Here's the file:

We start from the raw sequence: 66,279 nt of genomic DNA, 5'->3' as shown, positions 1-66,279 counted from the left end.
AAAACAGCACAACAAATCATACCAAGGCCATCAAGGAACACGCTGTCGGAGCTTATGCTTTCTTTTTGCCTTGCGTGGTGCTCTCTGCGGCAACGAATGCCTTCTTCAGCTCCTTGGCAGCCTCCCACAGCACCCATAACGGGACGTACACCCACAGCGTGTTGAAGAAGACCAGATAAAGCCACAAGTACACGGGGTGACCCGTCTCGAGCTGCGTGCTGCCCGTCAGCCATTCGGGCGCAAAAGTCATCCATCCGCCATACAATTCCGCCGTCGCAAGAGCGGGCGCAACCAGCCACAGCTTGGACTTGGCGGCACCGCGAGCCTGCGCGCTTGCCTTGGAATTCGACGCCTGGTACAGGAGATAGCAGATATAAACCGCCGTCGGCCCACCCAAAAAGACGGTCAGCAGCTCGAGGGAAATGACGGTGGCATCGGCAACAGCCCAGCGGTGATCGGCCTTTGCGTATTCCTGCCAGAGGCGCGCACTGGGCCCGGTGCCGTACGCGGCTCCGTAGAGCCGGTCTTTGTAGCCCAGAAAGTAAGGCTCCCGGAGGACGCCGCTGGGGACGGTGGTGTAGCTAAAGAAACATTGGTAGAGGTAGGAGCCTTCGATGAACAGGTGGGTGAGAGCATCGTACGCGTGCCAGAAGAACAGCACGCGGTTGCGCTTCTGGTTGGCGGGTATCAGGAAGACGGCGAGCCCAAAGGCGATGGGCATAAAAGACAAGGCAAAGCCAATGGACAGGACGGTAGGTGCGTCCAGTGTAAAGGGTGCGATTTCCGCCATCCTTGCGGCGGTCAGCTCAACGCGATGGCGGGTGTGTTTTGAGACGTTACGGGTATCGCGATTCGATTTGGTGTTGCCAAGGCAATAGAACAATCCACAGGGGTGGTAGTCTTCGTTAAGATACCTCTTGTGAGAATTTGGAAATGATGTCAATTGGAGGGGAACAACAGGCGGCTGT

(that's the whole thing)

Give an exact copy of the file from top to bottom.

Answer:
We start from the raw sequence: 66,279 nt of genomic DNA, 5'->3' as shown, positions 1-66,279 counted from the left end.
AAAACAGCACAACAAATCATACCAAGGCCATCAAGGAACACGCTGTCGGAGCTTATGCTTTCTTTTTGCCTTGCGTGGTGCTCTCTGCGGCAACGAATGCCTTCTTCAGCTCCTTGGCAGCCTCCCACAGCACCCATAACGGGACGTACACCCACAGCGTGTTGAAGAAGACCAGATAAAGCCACAAGTACACGGGGTGACCCGTCTCGAGCTGCGTGCTGCCCGTCAGCCATTCGGGCGCAAAAGTCATCCATCCGCCATACAATTCCGCCGTCGCAAGAGCGGGCGCAACCAGCCACAGCTTGGACTTGGCGGCACCGCGAGCCTGCGCGCTTGCCTTGGAATTCGACGCCTGGTACAGGAGATAGCAGATATAAACCGCCGTCGGCCCACCCAAAAAGACGGTCAGCAGCTCGAGGGAAATGACGGTGGCATCGGCAACAGCCCAGCGGTGATCGGCCTTTGCGTATTCCTGCCAGAGGCGCGCACTGGGCCCGGTGCCGTACGCGGCTCCGTAGAGCCGGTCTTTGTAGCCCAGAAAGTAAGGCTCCCGGAGGACGCCGCTGGGGACGGTGGTGTAGCTAAAGAAACATTGGTAGAGGTAGGAGCCTTCGATGAACAGGTGGGTGAGAGCATCGTACGCGTGCCAGAAGAACAGCACGCGGTTGCGCTTCTGGTTGGCGGGTATCAGGAAGACGGCGAGCCCAAAGGCGATGGGCATAAAAGACAAGGCAAAGCCAATGGACAGGACGGTAGGTGCGTCCAGTGTAAAGGGTGCGATTTCCGCCATCCTTGCGGCGGTCAGCTCAACGCGATGGCGGGTGTGTTTTGAGACGTTACGGGTATCGCGATTCGATTTGGTGTTGCCAAGGCAATAGAACAATCCACAGGGGTGGTAGTCTTCGTTAAGATACCTCTTGTGAGAATTTGGAAATGATGTCAATTGGAGGGGAACAACAGGCGGCTGT